Port Saint Lucie, FL (PRWEB) February 14, 2012
Treating HIV and AIDS is a difficult journey, one that requires medication and a great deal of care. According to an article by Sara Patterson, posted by The Commercial Appeal, HIV/AIDS can be particularly devastating for the homeless population, which suffers from a high rate of HIV/AIDS and has little to no access to healthcare resources. Sadhana Chalasani, the founder of a grassroots AIDS advocacy program in Port Saint Lucie, Florida, has recently learned of the efforts of Friends for Life. An organization that provides housing to homeless HIV/AIDS victims, Friends for Life has Sadhana Chalasani's support as it pushes forward with a new initiative.
According to Patterson's article, Friends for Life is involved in a 1.3 million dollar project that provides apartment homes to homeless individuals who have HIV/AIDS. This project has been funded by federal, state and local grants, as well as private donations. The need for such an initiative was made clear by a recent report, which, according to Patterson, "named homelessness as both a cause and effect of HIV/AIDS [...] rates of HIV infection among homeless people are about 16 times higher than in the general population and at least half living with the virus report experiencing homelessness or housing instability following diagnosis."
Sadhana Chalasani recognizes that the risk posed by homelessness is indeed great. In fact, the work of Friends for Life has inspired her to continue to raise awareness about HIV/AIDS and the many ways in which people can prevent and address this condition. Homeless individuals who are fighting HIV/AIDS may find doing so in traditional homeless shelters a bit difficult. The housing solution that Friends for Life has developed is one that allows for healing, not just protection against the elements. Sadhana Chalasani advocates the efforts of this non-profit organization, which, so far, have proven successful.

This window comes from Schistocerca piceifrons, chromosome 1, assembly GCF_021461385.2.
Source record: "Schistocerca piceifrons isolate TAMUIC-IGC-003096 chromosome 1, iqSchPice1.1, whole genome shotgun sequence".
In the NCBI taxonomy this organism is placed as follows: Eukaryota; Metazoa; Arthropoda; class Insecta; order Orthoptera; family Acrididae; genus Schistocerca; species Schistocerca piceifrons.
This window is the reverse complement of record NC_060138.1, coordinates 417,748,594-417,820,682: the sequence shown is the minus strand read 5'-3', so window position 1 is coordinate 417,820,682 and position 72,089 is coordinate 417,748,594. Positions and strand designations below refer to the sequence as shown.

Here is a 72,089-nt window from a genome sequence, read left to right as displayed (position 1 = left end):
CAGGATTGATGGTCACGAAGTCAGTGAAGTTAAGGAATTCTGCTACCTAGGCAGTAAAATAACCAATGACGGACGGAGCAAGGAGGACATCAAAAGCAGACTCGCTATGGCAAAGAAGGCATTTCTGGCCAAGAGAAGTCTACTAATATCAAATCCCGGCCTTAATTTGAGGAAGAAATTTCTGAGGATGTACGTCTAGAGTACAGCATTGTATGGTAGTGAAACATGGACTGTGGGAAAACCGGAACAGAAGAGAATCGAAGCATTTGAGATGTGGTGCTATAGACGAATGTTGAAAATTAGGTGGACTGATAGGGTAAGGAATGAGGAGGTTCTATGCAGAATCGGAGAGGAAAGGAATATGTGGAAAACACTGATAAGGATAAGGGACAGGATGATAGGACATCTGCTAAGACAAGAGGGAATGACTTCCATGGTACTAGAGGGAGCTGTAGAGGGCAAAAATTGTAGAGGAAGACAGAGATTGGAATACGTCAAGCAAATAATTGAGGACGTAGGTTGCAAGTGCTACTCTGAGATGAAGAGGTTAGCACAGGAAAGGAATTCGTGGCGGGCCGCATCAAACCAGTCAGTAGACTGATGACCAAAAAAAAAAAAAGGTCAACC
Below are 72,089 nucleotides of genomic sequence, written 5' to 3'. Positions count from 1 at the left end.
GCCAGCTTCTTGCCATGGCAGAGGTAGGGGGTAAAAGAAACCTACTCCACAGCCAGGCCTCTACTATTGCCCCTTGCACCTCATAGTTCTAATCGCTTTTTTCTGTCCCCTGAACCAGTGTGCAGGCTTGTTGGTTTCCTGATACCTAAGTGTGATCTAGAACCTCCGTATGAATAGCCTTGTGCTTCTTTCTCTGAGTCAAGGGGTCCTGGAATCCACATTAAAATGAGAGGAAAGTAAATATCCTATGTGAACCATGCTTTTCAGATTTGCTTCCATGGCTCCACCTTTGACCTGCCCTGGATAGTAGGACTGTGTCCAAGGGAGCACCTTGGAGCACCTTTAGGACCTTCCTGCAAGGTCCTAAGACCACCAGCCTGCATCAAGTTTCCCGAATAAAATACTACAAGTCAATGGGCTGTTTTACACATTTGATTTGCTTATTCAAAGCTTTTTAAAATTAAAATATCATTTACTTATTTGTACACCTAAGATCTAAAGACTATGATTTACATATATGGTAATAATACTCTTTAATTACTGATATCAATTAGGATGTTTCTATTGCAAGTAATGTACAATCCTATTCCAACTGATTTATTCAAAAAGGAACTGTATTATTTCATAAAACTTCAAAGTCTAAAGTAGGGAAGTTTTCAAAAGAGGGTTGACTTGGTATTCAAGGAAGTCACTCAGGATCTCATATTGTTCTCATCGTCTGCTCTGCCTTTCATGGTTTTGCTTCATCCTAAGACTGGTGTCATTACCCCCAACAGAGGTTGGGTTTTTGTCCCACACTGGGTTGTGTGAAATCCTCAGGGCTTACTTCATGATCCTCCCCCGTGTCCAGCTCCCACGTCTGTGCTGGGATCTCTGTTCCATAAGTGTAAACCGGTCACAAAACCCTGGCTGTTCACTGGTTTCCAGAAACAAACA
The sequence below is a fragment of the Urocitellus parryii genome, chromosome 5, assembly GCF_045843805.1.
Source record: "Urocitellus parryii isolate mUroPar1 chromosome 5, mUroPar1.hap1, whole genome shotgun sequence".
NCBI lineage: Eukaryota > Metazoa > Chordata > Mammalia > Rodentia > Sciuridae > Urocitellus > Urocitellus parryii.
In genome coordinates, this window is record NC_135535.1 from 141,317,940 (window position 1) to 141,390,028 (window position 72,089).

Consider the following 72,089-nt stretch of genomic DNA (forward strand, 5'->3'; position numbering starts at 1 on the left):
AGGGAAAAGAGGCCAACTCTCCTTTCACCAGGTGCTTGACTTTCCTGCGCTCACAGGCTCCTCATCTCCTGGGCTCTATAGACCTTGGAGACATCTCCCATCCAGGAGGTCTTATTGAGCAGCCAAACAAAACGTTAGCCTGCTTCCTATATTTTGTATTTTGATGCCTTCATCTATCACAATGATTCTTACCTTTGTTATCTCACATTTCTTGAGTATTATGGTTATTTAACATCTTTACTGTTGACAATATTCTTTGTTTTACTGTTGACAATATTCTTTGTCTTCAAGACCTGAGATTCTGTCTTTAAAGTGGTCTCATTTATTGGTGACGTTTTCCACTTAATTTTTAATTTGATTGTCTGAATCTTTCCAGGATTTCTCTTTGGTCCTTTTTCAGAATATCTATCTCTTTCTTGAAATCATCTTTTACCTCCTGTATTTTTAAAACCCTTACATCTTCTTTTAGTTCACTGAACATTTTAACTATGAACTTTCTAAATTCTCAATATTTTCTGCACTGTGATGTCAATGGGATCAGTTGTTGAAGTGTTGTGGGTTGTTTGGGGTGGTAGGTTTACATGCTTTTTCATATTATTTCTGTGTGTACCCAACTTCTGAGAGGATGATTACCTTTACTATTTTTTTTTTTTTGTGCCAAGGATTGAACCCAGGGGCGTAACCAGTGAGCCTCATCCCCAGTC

This success stems not only from the ability to provide shelter to homeless individuals who have HIV/AIDS, but to help them create new lives for themselves. Patterson reports that one particular patient, who prefers to remain anonymous, has overcome a substance addiction and is now a volunteer for the non-profit.
Sadhana Chalasani and Friends for Life understand that HIV/AIDS and homelessness are pervasive issues in today's society. No initiative will completely eradicate these problems; however, the work that Sadhana Chalasani and the volunteers at Friends for Life have been doing has certainly made a positive impact on their respective communities.
Sadhana Chalasani is a high school student who dedicates a great deal of her time to charitable causes. She has spearheaded the creation of both a grassroots AIDS advocacy program and Pink Ribbon Club, an organization promoting breast cancer awareness. Through her work, Sadhana Chalasani has contributed to a shift in the perception of AIDS and breast cancer among her peers.